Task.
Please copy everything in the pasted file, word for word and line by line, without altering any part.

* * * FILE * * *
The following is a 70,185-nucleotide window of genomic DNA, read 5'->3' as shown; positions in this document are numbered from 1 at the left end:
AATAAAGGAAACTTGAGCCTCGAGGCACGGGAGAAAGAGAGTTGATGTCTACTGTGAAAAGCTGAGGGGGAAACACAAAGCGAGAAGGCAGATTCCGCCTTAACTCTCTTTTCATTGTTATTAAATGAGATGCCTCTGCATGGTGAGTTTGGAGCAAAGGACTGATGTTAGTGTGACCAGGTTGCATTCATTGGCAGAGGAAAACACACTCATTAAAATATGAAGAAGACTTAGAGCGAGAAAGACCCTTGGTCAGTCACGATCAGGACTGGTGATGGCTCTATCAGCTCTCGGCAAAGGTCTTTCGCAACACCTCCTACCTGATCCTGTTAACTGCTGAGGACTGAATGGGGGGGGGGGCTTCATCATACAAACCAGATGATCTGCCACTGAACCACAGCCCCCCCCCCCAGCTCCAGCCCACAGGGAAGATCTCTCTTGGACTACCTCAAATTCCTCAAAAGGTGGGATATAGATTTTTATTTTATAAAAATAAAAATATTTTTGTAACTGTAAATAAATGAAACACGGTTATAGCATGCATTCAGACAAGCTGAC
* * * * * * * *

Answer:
The following is a 70,185-nucleotide window of genomic DNA, read 5'->3' as shown; positions in this document are numbered from 1 at the left end:
AATAAAGGAAACTTGAGCCTCGAGGCACGGGAGAAAGAGAGTTGATGTCTACTGTGAAAAGCTGAGGGGGAAACACAAAGCGAGAAGGCAGATTCCGCCTTAACTCTCTTTTCATTGTTATTAAATGAGATGCCTCTGCATGGTGAGTTTGGAGCAAAGGACTGATGTTAGTGTGACCAGGTTGCATTCATTGGCAGAGGAAAACACACTCATTAAAATATGAAGAAGACTTAGAGCGAGAAAGACCCTTGGTCAGTCACGATCAGGACTGGTGATGGCTCTATCAGCTCTCGGCAAAGGTCTTTCGCAACACCTCCTACCTGATCCTGTTAACTGCTGAGGACTGAATGGGGGGGGGGGCTTCATCATACAAACCAGATGATCTGCCACTGAACCACAGCCCCCCCCCCCAGCTCCAGCCCACAGGGAAGATCTCTCTTGGACTACCTCAAATTCCTCAAAAGGTGGGATATAGATTTTTATTTTATAAAAATAAAAATATTTTTGTAACTGTAAATAAATGAAACACGGTTATAGCATGCATTCAGACAAGCTGAC